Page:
Michael Jackson’s monster smash

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Quincy Jones Vincent did it in two takes – I’m telling you, it was so difficult [technically, to talk over the music track]… it was fabulous, man.

Bruce Cannon (sound effects) I was an assistant editor on the film E.T. Following that, Steven Spielberg and Kathy Kennedy had me help out on a record they were doing with Michael Jackson called ‘The E.T. Storybook Record’, which was produced by Quincy Jones, and Bruce Swedien was like his mixer. It was Michael narrating – I’m only laughing because he was very emotionally involved when he was performing, reading the lines – at times he almost breaks into tears telling parts of the E.T. story.

Following that, Quincy called me and said he was doing this Michael Jackson record and he needed sounds for the Thriller song. I went to as many sound editors as I could and listened, found – what was it? – a creaking door, thunder, feet walking on wooden planks, winds, howling dogs, all that. These were really good editors and I think they recorded some of the effects themselves. Things like the lightning may have come from old Hollywood movies – we’ll never know which movies – but the best sound-effects editors do go out in the desert and find a coyote, so I have a feeling that was a real howl…

Quincy Jones The Girl is Mine was fun: Paul was in Tucson and we had to go down there and work with him for two or three days, which was fun, and rehearsing the song, and finding things to make them tailor-made for him, like the verse at the end and the rap that they had, fighting over the same girl.

David Paich (keyboards) Working with Paul McCartney and Michael Jackson on a duet, The Girl is Mine: that was a very magical night. Even though I wished it had been a better piece of material, it was great working with those two people…

In between takes there is me, [guitarist] Lukather, [drummer] Jeff Porcaro, and we’re jamming… with Paul McCartney and Michael Jackson, singing all these Stevie Wonder songs. Linda is about two inches away, snapping all these photographs of me and everybody else in the room.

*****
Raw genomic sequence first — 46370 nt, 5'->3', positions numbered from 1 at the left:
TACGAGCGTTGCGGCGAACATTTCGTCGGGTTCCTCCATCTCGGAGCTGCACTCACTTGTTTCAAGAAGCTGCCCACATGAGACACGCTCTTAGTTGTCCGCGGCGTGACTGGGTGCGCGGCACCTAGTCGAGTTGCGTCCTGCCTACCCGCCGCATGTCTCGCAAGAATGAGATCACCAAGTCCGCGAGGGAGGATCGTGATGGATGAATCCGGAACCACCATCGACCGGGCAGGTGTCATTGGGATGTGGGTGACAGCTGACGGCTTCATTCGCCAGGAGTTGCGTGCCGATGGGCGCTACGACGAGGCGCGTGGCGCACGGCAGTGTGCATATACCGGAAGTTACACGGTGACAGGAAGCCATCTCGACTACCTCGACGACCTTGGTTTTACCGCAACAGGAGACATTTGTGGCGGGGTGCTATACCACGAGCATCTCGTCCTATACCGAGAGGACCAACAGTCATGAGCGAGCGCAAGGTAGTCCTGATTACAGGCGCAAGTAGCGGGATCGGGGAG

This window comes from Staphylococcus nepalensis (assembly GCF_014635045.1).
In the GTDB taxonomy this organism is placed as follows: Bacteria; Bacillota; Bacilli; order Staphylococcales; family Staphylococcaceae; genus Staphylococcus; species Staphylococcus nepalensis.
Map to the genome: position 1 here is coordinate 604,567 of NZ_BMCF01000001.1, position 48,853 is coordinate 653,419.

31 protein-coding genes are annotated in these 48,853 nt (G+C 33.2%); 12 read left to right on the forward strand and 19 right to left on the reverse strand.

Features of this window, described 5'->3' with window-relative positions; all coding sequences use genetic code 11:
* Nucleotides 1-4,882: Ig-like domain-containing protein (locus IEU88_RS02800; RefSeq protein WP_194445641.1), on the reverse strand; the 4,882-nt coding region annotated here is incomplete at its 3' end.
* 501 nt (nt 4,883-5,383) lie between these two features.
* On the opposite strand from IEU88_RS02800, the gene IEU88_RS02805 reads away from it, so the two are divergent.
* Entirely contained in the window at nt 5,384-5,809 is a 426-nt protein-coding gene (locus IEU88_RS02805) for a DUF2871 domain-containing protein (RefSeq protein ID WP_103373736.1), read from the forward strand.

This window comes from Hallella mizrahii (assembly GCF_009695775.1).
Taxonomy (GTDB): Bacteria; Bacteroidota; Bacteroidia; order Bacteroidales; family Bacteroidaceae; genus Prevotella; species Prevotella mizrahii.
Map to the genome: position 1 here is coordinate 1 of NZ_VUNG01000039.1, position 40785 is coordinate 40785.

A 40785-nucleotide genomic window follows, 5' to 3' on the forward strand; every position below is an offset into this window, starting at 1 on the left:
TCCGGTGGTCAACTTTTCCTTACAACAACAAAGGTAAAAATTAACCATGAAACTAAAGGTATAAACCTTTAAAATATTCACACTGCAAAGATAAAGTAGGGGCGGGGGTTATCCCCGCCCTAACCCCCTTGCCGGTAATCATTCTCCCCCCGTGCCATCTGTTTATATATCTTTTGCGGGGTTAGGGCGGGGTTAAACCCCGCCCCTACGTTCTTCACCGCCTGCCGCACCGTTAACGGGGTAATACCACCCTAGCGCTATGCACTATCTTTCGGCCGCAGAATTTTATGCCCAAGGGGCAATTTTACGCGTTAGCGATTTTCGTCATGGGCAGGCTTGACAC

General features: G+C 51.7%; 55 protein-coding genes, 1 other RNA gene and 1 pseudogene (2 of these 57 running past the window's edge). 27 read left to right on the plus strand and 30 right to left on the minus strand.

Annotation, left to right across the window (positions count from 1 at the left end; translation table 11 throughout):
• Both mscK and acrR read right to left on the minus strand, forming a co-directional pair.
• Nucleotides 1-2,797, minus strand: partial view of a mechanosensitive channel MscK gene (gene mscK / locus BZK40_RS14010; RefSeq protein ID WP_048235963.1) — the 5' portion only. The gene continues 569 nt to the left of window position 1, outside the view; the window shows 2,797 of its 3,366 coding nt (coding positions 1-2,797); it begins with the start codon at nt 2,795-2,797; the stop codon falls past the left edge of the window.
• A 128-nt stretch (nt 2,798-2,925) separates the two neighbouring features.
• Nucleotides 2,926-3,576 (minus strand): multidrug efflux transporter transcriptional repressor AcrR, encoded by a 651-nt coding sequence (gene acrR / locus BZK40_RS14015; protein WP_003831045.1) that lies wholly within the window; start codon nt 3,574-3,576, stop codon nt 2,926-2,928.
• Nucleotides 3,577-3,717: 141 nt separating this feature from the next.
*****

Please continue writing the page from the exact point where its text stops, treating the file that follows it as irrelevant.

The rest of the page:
Quincy Jones [Beat It] was really key to this record, with its power, with everything it has, because I said at the time, ‘I need a song like [The Knack’s 1979 hit] My Sharona – we need a black version.’ That’s a strong rock ‘n’ roll thing there – that has the power of everything else [Jackson] writes. And he says, ‘I got something here but I don’t have any voices on it.’ It was just what we needed. I decided to call Eddie Van Halen, and I didn’t know him, to come play the solo on Beat It.

Eddie Van Halen (guitar soloist) Everybody [from his band, Van Halen] was out of town and I figured, ‘Who’s gonna know if I play on this kid’s record?’

Steve Lukather (guitars/bass) Quincy Jones [said Beat It] was way too heavy and to tone it down – it’s Michael’s record, not Led Zeppelin’s. So I went back in and re-recorded it. Basically, me and [drummer] Jeff Porcaro remade that record to Michael’s vocals, Eddie’s solo and Michael playing two and four on a drum case. We spent a lot of time messing around with that song and to be honest, when we heard it I was like, ‘This is rock ‘n’ roll? I don’t think so.’

Quincy Jones Toto, whom I just adored – [writer/keyboard player Steve] Pocaro, all those guys, Lukather – they sent over two songs they thought might be right for Michael and we left the tape on and forgot to take it off, the tape with the first two songs – which were OK but we were not impressed, you know?

And all of a sudden, at the end, there was all this silence and then [sings the melody to Human Nature]: ‘Why, why, da-dum dah dah da-dum dah dah, why, why…’ Just a dummy lyric and a very skeletal thing and I get goosebumps talking about it. I said, ‘This is where we wanna go ‘cos it’s got such a wonderful flavour.’

Brian Banks You gotta remember the time and place. The record business was in the dumps right then. I remember one night, when they were looking at a bunch of proofs, large blow-ups of the [eventual image for the vinyl] centrefold, spread out on the console, and I was just there in the background doing my thing while Quincy was talking. ‘Off the Wall’, I think it sold something like eight million records, and I remember Quincy saying – I’m paraphrasing here – ‘the record business is not what it was a couple of years ago, and if we get six million out of [‘Thriller’], I’m gonna declare that a success.’ And what’d they do, 53 million or something? It was in that context that it did 53 million…

The Girl is Mine trailed the ‘Thriller’ album in 1982, and reached Number 2. It was followed by two Number 1 singles with great videos in 1983, Billie Jean and Beat It. Three more singles followed, each stalling lower down the charts (‘Thriller’ was the first album to spawn seven Top 10 hits; only Bruce Springsteen’s ‘Born in the USA’ and Janet Jackson’s ‘Rhythm Nation 1814’ have managed the same feat since), and without their own videos. Then Michael Jackson had an idea…

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